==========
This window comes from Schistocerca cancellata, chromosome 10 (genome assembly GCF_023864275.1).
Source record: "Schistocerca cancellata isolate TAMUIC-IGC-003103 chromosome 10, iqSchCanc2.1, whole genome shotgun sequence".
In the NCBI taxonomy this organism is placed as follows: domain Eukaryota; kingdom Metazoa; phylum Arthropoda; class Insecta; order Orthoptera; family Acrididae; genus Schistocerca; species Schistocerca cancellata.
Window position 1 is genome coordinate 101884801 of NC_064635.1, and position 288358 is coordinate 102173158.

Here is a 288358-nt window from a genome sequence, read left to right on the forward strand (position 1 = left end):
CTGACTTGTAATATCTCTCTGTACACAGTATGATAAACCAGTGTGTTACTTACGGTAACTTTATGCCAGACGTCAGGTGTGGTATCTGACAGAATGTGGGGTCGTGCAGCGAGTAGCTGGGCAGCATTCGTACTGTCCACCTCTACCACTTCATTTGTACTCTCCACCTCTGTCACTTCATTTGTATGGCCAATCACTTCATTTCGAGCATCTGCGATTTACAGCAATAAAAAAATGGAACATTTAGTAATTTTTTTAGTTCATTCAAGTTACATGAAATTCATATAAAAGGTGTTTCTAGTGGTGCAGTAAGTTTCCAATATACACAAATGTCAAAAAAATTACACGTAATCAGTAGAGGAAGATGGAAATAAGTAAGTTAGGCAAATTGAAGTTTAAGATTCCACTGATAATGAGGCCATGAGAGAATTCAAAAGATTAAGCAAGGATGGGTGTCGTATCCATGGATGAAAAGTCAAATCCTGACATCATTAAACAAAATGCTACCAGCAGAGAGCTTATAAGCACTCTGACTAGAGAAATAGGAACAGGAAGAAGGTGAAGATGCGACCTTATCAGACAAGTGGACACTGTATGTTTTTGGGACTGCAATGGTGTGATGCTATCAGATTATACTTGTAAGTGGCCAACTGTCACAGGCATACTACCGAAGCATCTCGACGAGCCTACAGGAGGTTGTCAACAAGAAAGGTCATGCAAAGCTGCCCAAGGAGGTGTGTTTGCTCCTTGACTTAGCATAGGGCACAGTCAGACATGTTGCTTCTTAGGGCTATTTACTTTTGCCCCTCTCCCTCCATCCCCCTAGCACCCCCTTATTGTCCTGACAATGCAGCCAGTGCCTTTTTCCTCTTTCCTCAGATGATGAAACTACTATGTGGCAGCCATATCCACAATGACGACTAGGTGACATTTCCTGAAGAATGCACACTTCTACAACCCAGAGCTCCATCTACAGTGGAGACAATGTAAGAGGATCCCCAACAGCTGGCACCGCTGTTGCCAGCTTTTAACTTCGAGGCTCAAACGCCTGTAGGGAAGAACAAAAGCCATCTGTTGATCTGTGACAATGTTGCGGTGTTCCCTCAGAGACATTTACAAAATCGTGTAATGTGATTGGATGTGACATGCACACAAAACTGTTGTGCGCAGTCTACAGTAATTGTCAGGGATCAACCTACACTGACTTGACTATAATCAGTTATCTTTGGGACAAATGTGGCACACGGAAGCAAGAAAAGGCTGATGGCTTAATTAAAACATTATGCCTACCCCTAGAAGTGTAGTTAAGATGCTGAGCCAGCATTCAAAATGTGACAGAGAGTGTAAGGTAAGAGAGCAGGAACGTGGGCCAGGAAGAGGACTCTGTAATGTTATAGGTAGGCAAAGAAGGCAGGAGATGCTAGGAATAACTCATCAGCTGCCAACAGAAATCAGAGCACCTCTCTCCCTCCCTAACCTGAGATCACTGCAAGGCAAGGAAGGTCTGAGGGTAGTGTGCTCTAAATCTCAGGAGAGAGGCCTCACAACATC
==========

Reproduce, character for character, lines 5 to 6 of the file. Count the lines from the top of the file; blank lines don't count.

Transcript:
Here is a 288358-nt window from a genome sequence, read left to right on the forward strand (position 1 = left end):
CTGACTTGTAATATCTCTCTGTACACAGTATGATAAACCAGTGTGTTACTTACGGTAACTTTATGCCAGACGTCAGGTGTGGTATCTGACAGAATGTGGGGTCGTGCAGCGAGTAGCTGGGCAGCATTCGTACTGTCCACCTCTACCACTTCATTTGTACTCTCCACCTCTGTCACTTCATTTGTATGGCCAATCACTTCATTTCGAGCATCTGCGATTTACAGCAATAAAAAAATGGAACATTTAGTAATTTTTTTAGTTCATTCAAGTTACATGAAATTCATATAAAAGGTGTTTCTAGTGGTGCAGTAAGTTTCCAATATACACAAATGTCAAAAAAATTACACGTAATCAGTAGAGGAAGATGGAAATAAGTAAGTTAGGCAAATTGAAGTTTAAGATTCCACTGATAATGAGGCCATGAGAGAATTCAAAAGATTAAGCAAGGATGGGTGTCGTATCCATGGATGAAAAGTCAAATCCTGACATCATTAAACAAAATGCTACCAGCAGAGAGCTTATAAGCACTCTGACTAGAGAAATAGGAACAGGAAGAAGGTGAAGATGCGACCTTATCAGACAAGTGGACACTGTATGTTTTTGGGACTGCAATGGTGTGATGCTATCAGATTATACTTGTAAGTGGCCAACTGTCACAGGCATACTACCGAAGCATCTCGACGAGCCTACAGGAGGTTGTCAACAAGAAAGGTCATGCAAAGCTGCCCAAGGAGGTGTGTTTGCTCCTTGACTTAGCATAGGGCACAGTCAGACATGTTGCTTCTTAGGGCTATTTACTTTTGCCCCTCTCCCTCCATCCCCCTAGCACCCCCTTATTGTCCTGACAATGCAGCCAGTGCCTTTTTCCTCTTTCCTCAGATGATGAAACTACTATGTGGCAGCCATATCCACAATGACGACTAGGTGACATTTCCTGAAGAATGCACACTTCTACAACCCAGAGCTCCATCTACAGTGGAGACAATGTAAGAGGATCCCCAACAGCTGGCACCGCTGTTGCCAGCTTTTAACTTCGAGGCTCAAACGCCTGTAGGGAAGAACAAAAGCCATCTGTTGATCTGTGACAATGTTGCGGTGTTCCCTCAGAGACATTTACAAAATCGTGTAATGTGATTGGATGTGACATGCACACAAAACTGTTGTGCGCAGTCTACAGTAATTGTCAGGGATCAACCTACACTGACTTGACTATAATCAGTTATCTTTGGGACAAATGTGGCACACGGAAGCAAGAAAAGGCTGATGGCTTAATTAAAACATTATGCCTACCCCTAGAAGTGTAGTTAAGATGCTGAGCCAGCATTCAAAATGTGACAGAGAGTGTAAGGTAAGAGAGCAGGAACGTGGGCCAGGAAGAGGACTCTGTAATGTTATAGGTAGGCAAAGAAGGCAGGAGATGCTAGGAATAACTCATCAGCTGCCAACAGAAATCAGAGCACCTCTCTCCCTCCCTAACCTGAGATCACTGCAAGGCAAGGAAGGTCTGAGGGTAGTGTGCTCTAAATCTCAGGAGAGAGGCCTCACAACATC